We’ve all heard about “first world problems,” “white whines,” dilemmas of affluence and so on. The First World is awash in blogs, Tumblrs, and free-floating disapproval for any of its members who might voice complaints about problems that don’t matter in the grand scheme of things. But are these gibes really fair? Many so-called “first-world problems” are legitimate pet peeves that might annoy anyone, from Brooklyn to Bangladesh, Napa to Nairobi. No one enjoys late trains, poor cell phone reception or defective Tic-Tacs. And whatever your position on the socioeconomic scale, it’s human nature to comment on it. The mockery of “luxury problems,” while well-meaning, seems a bit condescending toward the underprivileged, as well as unnecessarily dismissive of affluent problem-havers. They’re not trying to taunt the marginalized and dispossesed. It’s not like they’re bitching about having too much food in their kitchen, or something.
Unless they actually are. If so, let’s nail those honkies to a cross.
Continue reading “Trend of the Week: Vegetable Angst”
Picture an educated, culturally literate member of the upper middle class. Someone who’s in touch with art, cuisine, music, literature. This person has a professional job and lives in an urban center. Overall, her or his lot in life is a fortunate one. But this person isn’t getting any younger. The carefree undergraduate days of doing drugs and staying up until the dawn are over — five, ten, maybe even twenty-five years in the past. This person could slide gracefully into obsolescence and let the younger generation have their outlandish trends, but that option isn’t too appealing. After all, in Today’s Globally Connected World of Social Media, each vicissitude of taste is on display, vulnerable to critique by people who are skinnier and go to more parties. Any evidence of lameness will be immediately noted and remembered forever. This person feels painfully exposed! In these circumstances, keeping up to date feels essential — even as it becomes more unattainable with each Pitchfork Music Festival that goes by.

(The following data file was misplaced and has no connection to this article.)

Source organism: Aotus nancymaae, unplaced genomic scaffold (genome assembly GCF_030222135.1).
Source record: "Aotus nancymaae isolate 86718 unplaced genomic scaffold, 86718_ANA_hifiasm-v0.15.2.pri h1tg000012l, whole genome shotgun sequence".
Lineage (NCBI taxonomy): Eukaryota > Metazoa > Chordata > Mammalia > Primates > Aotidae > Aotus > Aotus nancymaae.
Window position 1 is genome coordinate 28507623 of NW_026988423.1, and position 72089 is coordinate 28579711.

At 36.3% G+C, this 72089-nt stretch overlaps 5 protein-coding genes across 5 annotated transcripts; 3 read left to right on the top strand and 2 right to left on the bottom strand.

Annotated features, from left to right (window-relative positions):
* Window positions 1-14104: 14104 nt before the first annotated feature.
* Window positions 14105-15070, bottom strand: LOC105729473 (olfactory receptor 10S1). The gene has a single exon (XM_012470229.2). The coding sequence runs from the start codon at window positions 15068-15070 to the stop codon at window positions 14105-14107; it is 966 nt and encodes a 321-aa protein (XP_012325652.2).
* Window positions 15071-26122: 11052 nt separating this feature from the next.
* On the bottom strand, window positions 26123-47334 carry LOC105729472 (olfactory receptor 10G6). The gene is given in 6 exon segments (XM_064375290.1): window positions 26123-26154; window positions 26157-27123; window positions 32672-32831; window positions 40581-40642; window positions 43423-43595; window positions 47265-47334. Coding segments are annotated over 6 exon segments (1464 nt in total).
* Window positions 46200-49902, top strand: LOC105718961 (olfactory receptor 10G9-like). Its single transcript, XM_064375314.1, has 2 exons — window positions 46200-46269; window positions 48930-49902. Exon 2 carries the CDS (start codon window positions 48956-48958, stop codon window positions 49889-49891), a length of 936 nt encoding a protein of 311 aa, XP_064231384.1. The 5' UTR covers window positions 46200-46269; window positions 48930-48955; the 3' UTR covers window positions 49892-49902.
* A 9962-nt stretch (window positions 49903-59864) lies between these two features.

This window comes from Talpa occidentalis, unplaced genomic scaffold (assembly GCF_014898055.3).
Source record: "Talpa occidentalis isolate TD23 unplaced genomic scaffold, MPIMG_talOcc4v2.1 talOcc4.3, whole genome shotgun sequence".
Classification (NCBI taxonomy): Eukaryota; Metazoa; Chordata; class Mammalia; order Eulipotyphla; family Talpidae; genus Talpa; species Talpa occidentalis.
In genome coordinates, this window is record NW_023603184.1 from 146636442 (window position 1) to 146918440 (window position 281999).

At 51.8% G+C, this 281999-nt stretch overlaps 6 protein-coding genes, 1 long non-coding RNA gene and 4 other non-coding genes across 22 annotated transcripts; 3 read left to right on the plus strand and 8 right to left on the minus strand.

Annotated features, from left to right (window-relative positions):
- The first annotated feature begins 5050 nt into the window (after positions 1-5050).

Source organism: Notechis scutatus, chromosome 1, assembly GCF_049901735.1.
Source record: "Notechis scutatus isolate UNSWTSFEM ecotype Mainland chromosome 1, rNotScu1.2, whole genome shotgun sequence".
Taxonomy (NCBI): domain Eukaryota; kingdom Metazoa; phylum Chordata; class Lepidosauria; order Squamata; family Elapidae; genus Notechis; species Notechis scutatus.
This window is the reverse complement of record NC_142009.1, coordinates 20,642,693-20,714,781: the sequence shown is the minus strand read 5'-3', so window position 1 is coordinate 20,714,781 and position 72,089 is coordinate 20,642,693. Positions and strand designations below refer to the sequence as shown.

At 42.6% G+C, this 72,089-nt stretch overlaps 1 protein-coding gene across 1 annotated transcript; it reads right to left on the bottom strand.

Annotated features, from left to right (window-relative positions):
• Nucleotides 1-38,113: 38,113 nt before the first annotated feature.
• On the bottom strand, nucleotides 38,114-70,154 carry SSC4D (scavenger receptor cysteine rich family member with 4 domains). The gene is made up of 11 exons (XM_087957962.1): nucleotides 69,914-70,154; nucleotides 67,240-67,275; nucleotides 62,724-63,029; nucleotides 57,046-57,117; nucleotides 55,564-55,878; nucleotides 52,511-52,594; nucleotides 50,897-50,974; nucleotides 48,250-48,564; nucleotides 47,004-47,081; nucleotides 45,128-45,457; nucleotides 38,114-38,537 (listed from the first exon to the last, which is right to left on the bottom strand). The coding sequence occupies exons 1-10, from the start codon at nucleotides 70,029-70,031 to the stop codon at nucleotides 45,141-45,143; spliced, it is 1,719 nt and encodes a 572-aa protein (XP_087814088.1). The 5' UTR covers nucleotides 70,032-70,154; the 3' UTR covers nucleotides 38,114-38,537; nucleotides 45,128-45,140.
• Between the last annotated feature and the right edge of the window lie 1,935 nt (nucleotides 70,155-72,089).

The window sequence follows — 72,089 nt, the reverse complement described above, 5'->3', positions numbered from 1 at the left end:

Does this sound familiar? Yes, New York Times reader, it’s a description of you! Or so the typical New York Times culture writer appears to believe. Maybe it isn’t. But it’s definitely a description of the typical New York Times culture writer. And these authors’ thoughts on the issues of relevance, timeliness and hipness are instructive. Because they are offered up to the gaze of millions of readers, their struggles for cool are those of the average social media user, writ large. In the case of these beleaguered scribes (though hopefully not the rest of us), the result is a hideous vicious cycle of self-conscious navel-gazing, ironic quipping, defensive posturing, and counterintuitive trend-prognisticating designed to make the writer feel ahead of the curve.
Hence all the articles about “New Speakeasy in Bushwick” and “Meditation is the New Botox” and whatnot. This discourse’s ostensible purpose is to help us understand the trending topics of today, so we can feel like the stylish young things we once were. But cultural phenomena are ephemeral, appearing and disappearing like the wind. And no one really cares about a new line of cruelty-free fountain pen ink or artisanal baking soda, anyway. Paying attention to the pieces’ actual subject matter does us no good. If we wish to grasp the essence of New York Timesian cool, we must get beyond the minutia to the “deep structure” that underlies it.
Continue reading “How to Be Cool”